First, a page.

Extinction Rebellion Protests May Expedite Search and Seizure Laws in Queensland

Climate change protests in Australia by the group Extinction Rebellion (XR) have caused the Queensland government to expedite consultation on laws designed to be stricter on protesters, according to The Guardian.

The laws, announced in August, give police search and seizure powers over anyone they suspect of carrying locking devices which would make the removal of protesters difficult or impossible. Queensland premier Annastacia Palaszczuk said she had seen evidence that such devices were equipped with dangerous traps, such as glass shards or gas containers.

"Police will have the power to search those they reasonably suspect ... of having those devices," Palaszczuk told the parliament. "They will be illegal."

However, when asked by a member of parliament to show evidence that such devices existed, Palaszczuk declined.

"I received a briefing by the Police Commissioner and the Assistant Police Commissioner in relation to operational Police matters," she wrote. "It would not be prudent to publicly disclose the contents of that briefing."

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Red Rebels from the Extinction Rebellion take part in a protest in the Sydney Central Business District on October 07, 2019 in Sydney, Australia. Lisa Maree WIlliams/Getty

XR protests have disrupted daily life in major metropolitan areas of Australia, such as Melbourne and Brisbane. October 8, 29 XR protesters were arrested in Brisbane for blocking roads and attaching themselves to objects like cement-filled drums, according to news.com.au.

"It's gone beyond a joke now," said Palaszczuk.

The protests are no laughing matter to XR protesters.

"Life on Earth is in crisis," reads the homepage of XR's Australian website. "Our climate is changing faster than scientists predicted and the stakes are high. We are running out of time, and our Government has failed to act. We have a moral duty to rebel—whatever our politics."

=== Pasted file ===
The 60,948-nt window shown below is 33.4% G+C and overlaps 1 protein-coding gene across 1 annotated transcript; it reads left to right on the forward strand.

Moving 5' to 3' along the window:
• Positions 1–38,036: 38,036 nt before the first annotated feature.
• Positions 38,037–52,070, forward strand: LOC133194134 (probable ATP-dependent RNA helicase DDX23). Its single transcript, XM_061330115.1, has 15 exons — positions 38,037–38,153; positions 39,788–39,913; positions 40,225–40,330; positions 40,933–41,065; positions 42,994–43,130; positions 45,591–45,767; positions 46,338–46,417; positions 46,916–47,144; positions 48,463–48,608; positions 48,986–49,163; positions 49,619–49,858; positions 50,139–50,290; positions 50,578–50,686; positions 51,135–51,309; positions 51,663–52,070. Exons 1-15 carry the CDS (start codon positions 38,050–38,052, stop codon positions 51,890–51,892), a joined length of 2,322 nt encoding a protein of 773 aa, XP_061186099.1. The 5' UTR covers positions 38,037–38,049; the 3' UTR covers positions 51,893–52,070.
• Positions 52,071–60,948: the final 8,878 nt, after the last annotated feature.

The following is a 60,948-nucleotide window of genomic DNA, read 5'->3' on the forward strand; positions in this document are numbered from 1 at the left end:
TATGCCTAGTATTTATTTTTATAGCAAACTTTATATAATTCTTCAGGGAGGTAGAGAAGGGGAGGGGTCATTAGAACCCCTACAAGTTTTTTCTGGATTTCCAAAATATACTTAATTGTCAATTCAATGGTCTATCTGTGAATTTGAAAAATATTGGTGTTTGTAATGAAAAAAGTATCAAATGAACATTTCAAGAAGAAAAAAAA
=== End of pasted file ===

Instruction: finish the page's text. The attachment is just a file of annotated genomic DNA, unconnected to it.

In response to the climate change crisis, XR protesters are engaged in worldwide displays of protest. While peaceful, these acts of civil disobedience have been disruptive.

The Australian Broadcasting Corporation reports that a man with a mobility disability was mocked by protesters who had blocked an intersection in Melbourne.

"I tried to say: 'Hey look, I care about climate change, I really do," said the man, who identified himself only as Matt, "but I also care about my job and trying to get to work especially when I've had a lot of disruption this year due to illness.'"

Matt claimed protesters told him that in light of the climate change, he didn't matter.

Protest supporter Tanel Jan Palga said he was unaware of any abuse leveled at Matt although he was present for the incident.

"At one point Matt did state that he had a disability and it was very hard for him to walk long distances and he really needed to catch a bus," Palga said. "We were very understanding to that but under the circumstances of the protest there wasn't much that we could have done to help him."

XR spokesman James Norman apologized for the interaction.

"We aim to cause disruption in order to make a point about the climate emergency," said Norman, "but we certainly don't want to cause any kind of threat to public safety."

The quick passage of the new laws and their relationship to public safety seem to be one of Palaszczuk's main concerns.

"Every single minute our [emergency services] spend dealing with these types of protesters, is a minute they are spending not helping others," she said. "It will not be allowed to continue."

Extinction Rebellion Protests May Expedite Search and Seizure Laws in Queensland | World